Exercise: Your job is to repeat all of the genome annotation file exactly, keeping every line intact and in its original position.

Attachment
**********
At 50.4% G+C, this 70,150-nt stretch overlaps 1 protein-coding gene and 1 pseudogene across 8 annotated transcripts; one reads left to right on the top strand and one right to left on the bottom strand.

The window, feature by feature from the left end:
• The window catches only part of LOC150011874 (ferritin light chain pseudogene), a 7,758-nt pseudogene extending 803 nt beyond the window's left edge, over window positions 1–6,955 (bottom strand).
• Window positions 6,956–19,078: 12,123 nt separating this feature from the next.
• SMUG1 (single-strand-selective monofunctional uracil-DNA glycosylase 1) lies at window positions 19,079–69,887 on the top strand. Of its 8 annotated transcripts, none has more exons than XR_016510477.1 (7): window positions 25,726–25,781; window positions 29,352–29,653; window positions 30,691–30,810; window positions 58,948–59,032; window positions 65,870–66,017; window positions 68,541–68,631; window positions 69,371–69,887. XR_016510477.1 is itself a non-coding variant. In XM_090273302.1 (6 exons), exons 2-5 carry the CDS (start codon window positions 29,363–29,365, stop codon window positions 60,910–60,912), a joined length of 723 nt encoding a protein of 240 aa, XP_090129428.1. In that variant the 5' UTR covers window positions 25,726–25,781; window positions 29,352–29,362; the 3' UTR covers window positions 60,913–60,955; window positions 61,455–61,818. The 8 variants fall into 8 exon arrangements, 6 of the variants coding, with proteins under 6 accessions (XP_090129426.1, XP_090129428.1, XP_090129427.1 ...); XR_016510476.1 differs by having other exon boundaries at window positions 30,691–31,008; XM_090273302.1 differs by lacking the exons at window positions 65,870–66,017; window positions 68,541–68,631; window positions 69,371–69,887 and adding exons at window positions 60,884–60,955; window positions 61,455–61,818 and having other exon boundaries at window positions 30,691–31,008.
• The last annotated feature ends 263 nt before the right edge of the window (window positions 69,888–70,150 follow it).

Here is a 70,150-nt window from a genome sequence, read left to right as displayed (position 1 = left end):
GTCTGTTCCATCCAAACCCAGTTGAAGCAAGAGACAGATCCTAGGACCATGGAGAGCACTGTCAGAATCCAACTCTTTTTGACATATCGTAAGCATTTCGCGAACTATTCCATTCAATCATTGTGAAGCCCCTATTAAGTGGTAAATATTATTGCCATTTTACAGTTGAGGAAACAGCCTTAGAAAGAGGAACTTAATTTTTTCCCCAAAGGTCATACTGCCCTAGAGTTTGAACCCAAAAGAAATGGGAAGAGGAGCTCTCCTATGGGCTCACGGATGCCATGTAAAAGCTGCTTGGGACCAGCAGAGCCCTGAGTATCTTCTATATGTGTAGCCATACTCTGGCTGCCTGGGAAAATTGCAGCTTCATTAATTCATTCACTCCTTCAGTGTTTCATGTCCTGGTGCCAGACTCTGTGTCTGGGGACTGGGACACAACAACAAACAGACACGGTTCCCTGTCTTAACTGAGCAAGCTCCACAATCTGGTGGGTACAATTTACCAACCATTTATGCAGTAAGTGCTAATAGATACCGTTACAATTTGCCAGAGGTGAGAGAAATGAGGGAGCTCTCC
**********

At 50.4% G+C, this 70,150-nt stretch overlaps 1 protein-coding gene and 1 pseudogene across 8 annotated transcripts; one reads left to right on the top strand and one right to left on the bottom strand.

The window, feature by feature from the left end:
• The window catches only part of LOC150011874 (ferritin light chain pseudogene), a 7,758-nt pseudogene extending 803 nt beyond the window's left edge, over window positions 1–6,955 (bottom strand).
• Window positions 6,956–19,078: 12,123 nt separating this feature from the next.
• SMUG1 (single-strand-selective monofunctional uracil-DNA glycosylase 1) lies at window positions 19,079–69,887 on the top strand. Of its 8 annotated transcripts, none has more exons than XR_016510477.1 (7): window positions 25,726–25,781; window positions 29,352–29,653; window positions 30,691–30,810; window positions 58,948–59,032; window positions 65,870–66,017; window positions 68,541–68,631; window positions 69,371–69,887. XR_016510477.1 is itself a non-coding variant. In XM_090273302.1 (6 exons), exons 2-5 carry the CDS (start codon window positions 29,363–29,365, stop codon window positions 60,910–60,912), a joined length of 723 nt encoding a protein of 240 aa, XP_090129428.1. In that variant the 5' UTR covers window positions 25,726–25,781; window positions 29,352–29,362; the 3' UTR covers window positions 60,913–60,955; window positions 61,455–61,818. The 8 variants fall into 8 exon arrangements, 6 of the variants coding, with proteins under 6 accessions (XP_090129426.1, XP_090129428.1, XP_090129427.1 ...); XR_016510476.1 differs by having other exon boundaries at window positions 30,691–31,008; XM_090273302.1 differs by lacking the exons at window positions 65,870–66,017; window positions 68,541–68,631; window positions 69,371–69,887 and adding exons at window positions 60,884–60,955; window positions 61,455–61,818 and having other exon boundaries at window positions 30,691–31,008.
• The last annotated feature ends 263 nt before the right edge of the window (window positions 69,888–70,150 follow it).

Here is a 70,150-nt window from a genome sequence, read left to right as displayed (position 1 = left end):
GTCTGTTCCATCCAAACCCAGTTGAAGCAAGAGACAGATCCTAGGACCATGGAGAGCACTGTCAGAATCCAACTCTTTTTGACATATCGTAAGCATTTCGCGAACTATTCCATTCAATCATTGTGAAGCCCCTATTAAGTGGTAAATATTATTGCCATTTTACAGTTGAGGAAACAGCCTTAGAAAGAGGAACTTAATTTTTTCCCCAAAGGTCATACTGCCCTAGAGTTTGAACCCAAAAGAAATGGGAAGAGGAGCTCTCCTATGGGCTCACGGATGCCATGTAAAAGCTGCTTGGGACCAGCAGAGCCCTGAGTATCTTCTATATGTGTAGCCATACTCTGGCTGCCTGGGAAAATTGCAGCTTCATTAATTCATTCACTCCTTCAGTGTTTCATGTCCTGGTGCCAGACTCTGTGTCTGGGGACTGGGACACAACAACAAACAGACACGGTTCCCTGTCTTAACTGAGCAAGCTCCACAATCTGGTGGGTACAATTTACCAACCATTTATGCAGTAAGTGCTAATAGATACCGTTACAATTTGCCAGAGGTGAGAGAAATGAGGGAGCTCTCC